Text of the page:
A Gold Coast tourism campaign once urged visitors to “come back and play”, but new population data reveals many Australians are instead deciding to stay.
The Australian Bureau of Statistics has released figures on population changes in the cities and regions between 2011 and 2021, and they show Queensland’s holiday hotspot saw the biggest boom outside the capitals.
Regional Australia’s population grew by 832,000, or 11 per cent, while the number of people living in the capitals rose by 2.5 million, or 17 per cent.
Of those, Melbourne saw the greatest growth, with 806,800 extra people, followed by Sydney, Brisbane, Perth, Adelaide, Canberra, Hobart and Darwin.
Canberra had the highest growth rate at 23 per cent, while Adelaide had the lowest at 11 per cent.
The latest figures also show the extent of the population boom in the outer suburbs of Sydney and Melbourne, which saw the biggest increases among metropolitan regions.
Wollert in Melbourne’s outer north grew by 24,200 people, while Schofields in Sydney’s north-west added 22,900 people.
The Mickleham and Yuroke region, 26 kilometres north of Melbourne, had the highest growth rate at 1400 per cent. That of Sydney’s Schofields was 960 per cent, while nearby Kellyville’s was 880 per cent.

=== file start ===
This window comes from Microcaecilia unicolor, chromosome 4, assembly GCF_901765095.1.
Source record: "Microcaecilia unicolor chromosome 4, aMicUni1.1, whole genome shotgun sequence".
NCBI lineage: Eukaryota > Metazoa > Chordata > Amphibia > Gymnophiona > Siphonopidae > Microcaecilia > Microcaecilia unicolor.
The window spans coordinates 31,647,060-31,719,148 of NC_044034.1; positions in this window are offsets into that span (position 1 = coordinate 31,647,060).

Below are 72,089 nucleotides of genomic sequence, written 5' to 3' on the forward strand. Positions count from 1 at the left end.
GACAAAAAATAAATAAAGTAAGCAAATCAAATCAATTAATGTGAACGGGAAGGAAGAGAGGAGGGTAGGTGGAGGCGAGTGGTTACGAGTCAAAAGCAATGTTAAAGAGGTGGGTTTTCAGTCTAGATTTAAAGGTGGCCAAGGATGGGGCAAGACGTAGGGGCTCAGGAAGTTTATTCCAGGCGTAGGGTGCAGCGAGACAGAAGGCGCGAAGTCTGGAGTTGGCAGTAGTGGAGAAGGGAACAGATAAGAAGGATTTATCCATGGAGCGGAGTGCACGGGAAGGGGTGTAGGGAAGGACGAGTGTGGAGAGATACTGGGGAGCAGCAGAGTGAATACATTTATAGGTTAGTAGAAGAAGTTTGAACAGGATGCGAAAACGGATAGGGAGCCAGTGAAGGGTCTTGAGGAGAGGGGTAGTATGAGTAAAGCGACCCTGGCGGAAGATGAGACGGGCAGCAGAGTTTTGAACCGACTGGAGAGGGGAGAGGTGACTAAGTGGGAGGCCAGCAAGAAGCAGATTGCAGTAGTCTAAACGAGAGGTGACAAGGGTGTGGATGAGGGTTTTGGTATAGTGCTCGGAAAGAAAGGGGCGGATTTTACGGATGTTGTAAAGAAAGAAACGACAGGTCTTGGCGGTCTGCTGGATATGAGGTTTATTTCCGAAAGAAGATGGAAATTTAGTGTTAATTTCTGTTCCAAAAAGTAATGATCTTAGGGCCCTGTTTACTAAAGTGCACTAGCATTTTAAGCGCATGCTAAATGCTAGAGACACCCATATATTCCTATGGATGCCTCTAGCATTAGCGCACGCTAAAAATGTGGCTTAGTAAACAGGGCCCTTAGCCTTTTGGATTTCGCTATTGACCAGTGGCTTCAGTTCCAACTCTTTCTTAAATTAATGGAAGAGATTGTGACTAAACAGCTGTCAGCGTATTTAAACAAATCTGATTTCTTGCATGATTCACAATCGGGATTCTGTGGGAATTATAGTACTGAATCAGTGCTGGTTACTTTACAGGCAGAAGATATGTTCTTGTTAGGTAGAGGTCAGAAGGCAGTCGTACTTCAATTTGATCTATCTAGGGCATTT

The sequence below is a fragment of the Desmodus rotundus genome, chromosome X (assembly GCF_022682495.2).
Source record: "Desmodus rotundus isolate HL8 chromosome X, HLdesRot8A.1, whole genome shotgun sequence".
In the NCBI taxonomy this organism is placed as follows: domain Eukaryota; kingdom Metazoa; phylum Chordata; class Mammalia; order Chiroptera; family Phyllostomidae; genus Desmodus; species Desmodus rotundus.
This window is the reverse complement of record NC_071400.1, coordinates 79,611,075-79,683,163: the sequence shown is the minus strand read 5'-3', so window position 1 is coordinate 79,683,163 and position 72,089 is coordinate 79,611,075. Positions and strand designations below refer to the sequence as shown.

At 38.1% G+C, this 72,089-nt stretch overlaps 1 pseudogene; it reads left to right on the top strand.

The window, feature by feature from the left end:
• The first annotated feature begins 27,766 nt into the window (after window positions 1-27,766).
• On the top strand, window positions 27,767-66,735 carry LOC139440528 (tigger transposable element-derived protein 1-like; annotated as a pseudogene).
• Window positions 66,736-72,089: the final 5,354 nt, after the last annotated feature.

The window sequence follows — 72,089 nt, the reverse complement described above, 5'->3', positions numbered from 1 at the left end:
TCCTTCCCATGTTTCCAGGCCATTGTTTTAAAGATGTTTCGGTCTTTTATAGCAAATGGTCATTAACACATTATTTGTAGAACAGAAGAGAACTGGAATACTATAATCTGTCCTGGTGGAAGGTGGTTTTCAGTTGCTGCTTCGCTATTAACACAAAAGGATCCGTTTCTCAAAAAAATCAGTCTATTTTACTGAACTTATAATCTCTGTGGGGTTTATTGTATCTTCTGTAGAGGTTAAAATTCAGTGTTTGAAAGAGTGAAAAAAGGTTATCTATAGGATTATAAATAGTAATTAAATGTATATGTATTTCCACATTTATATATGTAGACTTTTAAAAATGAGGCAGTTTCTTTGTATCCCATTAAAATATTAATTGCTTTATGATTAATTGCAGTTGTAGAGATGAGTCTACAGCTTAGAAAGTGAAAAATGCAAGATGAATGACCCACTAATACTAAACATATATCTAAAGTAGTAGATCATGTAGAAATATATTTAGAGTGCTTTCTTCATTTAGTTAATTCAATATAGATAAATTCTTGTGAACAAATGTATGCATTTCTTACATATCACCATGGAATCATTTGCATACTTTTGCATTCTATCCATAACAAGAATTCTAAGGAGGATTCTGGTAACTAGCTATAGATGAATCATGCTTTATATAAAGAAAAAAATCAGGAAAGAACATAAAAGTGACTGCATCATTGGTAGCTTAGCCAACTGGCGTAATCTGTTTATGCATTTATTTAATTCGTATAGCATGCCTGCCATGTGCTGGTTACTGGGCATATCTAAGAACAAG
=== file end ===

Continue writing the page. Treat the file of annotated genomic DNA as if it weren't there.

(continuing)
Some mining and outback areas experienced population declines, including Mount Isa in Queensland and Ashburton in Western Australia.
Outback South Australia’s population fell by 40 per cent.
The trends were in line with shorter-term figures on population movements released quarterly by the Regional Australia Institute and based on Commonwealth Bank borrowing data.
Its latest report shows the Gold Coast is the most popular place for city dwellers to move, a trend largely driven by millennials attracted to its proximity to Brisbane.
The institute’s chief economist, Kim Houghton, last month said about 20 per cent of the population turns over every five years, based on career, family and lifestyle choices.
“We’re a very mobile country by international standards,” Houghton said.
Originally published by Stephanie Gardiner in Brisbane Times. View article HERE.